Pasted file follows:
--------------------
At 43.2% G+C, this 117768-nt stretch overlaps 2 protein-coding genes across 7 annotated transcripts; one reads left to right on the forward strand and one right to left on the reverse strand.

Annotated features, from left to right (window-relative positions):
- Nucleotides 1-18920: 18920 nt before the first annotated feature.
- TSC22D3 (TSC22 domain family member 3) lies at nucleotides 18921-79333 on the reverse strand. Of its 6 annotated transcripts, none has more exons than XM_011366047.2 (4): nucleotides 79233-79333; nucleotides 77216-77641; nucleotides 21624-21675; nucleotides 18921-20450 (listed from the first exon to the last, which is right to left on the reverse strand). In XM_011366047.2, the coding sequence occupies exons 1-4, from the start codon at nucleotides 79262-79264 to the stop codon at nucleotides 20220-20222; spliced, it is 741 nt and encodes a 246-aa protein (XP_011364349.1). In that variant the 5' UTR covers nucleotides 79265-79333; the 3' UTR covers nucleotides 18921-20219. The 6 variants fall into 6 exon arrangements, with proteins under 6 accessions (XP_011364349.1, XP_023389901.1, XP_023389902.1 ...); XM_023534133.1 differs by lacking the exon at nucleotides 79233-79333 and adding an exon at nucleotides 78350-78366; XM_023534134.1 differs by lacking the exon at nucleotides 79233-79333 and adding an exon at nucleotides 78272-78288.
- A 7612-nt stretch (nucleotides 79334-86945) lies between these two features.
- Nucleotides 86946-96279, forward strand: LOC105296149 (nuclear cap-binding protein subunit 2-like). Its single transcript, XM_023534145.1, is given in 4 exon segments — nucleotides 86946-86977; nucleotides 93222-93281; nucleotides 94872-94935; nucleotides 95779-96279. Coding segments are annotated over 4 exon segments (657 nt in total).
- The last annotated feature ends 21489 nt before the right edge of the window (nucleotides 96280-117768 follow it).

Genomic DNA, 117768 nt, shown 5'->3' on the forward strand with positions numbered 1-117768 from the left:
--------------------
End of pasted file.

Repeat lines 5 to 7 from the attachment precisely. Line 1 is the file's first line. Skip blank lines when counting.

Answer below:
- A 7612-nt stretch (nucleotides 79334-86945) lies between these two features.
- Nucleotides 86946-96279, forward strand: LOC105296149 (nuclear cap-binding protein subunit 2-like). Its single transcript, XM_023534145.1, is given in 4 exon segments — nucleotides 86946-86977; nucleotides 93222-93281; nucleotides 94872-94935; nucleotides 95779-96279. Coding segments are annotated over 4 exon segments (657 nt in total).
- The last annotated feature ends 21489 nt before the right edge of the window (nucleotides 96280-117768 follow it).